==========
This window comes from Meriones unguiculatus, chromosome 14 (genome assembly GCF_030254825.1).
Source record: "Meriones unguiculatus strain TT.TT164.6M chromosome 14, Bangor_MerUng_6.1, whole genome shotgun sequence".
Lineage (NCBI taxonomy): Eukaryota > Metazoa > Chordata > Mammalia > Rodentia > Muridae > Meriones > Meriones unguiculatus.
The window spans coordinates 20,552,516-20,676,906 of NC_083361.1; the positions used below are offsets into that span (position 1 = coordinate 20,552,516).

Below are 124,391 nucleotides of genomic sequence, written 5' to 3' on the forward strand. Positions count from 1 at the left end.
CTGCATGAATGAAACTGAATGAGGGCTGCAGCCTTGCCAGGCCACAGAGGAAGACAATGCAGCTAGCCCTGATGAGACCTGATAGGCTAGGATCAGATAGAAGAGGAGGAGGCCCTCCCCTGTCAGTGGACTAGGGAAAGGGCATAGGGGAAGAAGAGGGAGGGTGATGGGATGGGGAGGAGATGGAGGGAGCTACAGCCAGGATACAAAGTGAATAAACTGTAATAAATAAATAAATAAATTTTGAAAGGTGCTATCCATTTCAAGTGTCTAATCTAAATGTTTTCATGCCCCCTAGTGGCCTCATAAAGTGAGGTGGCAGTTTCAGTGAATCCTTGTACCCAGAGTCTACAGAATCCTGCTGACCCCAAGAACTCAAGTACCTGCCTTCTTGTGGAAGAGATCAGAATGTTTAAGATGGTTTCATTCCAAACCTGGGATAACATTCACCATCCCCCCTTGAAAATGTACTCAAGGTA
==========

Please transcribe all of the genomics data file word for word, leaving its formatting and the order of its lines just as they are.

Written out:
This window comes from Meriones unguiculatus, chromosome 14 (genome assembly GCF_030254825.1).
Source record: "Meriones unguiculatus strain TT.TT164.6M chromosome 14, Bangor_MerUng_6.1, whole genome shotgun sequence".
Lineage (NCBI taxonomy): Eukaryota > Metazoa > Chordata > Mammalia > Rodentia > Muridae > Meriones > Meriones unguiculatus.
The window spans coordinates 20,552,516-20,676,906 of NC_083361.1; the positions used below are offsets into that span (position 1 = coordinate 20,552,516).

Below are 124,391 nucleotides of genomic sequence, written 5' to 3' on the forward strand. Positions count from 1 at the left end.
CTGCATGAATGAAACTGAATGAGGGCTGCAGCCTTGCCAGGCCACAGAGGAAGACAATGCAGCTAGCCCTGATGAGACCTGATAGGCTAGGATCAGATAGAAGAGGAGGAGGCCCTCCCCTGTCAGTGGACTAGGGAAAGGGCATAGGGGAAGAAGAGGGAGGGTGATGGGATGGGGAGGAGATGGAGGGAGCTACAGCCAGGATACAAAGTGAATAAACTGTAATAAATAAATAAATAAATTTTGAAAGGTGCTATCCATTTCAAGTGTCTAATCTAAATGTTTTCATGCCCCCTAGTGGCCTCATAAAGTGAGGTGGCAGTTTCAGTGAATCCTTGTACCCAGAGTCTACAGAATCCTGCTGACCCCAAGAACTCAAGTACCTGCCTTCTTGTGGAAGAGATCAGAATGTTTAAGATGGTTTCATTCCAAACCTGGGATAACATTCACCATCCCCCCTTGAAAATGTACTCAAGGTA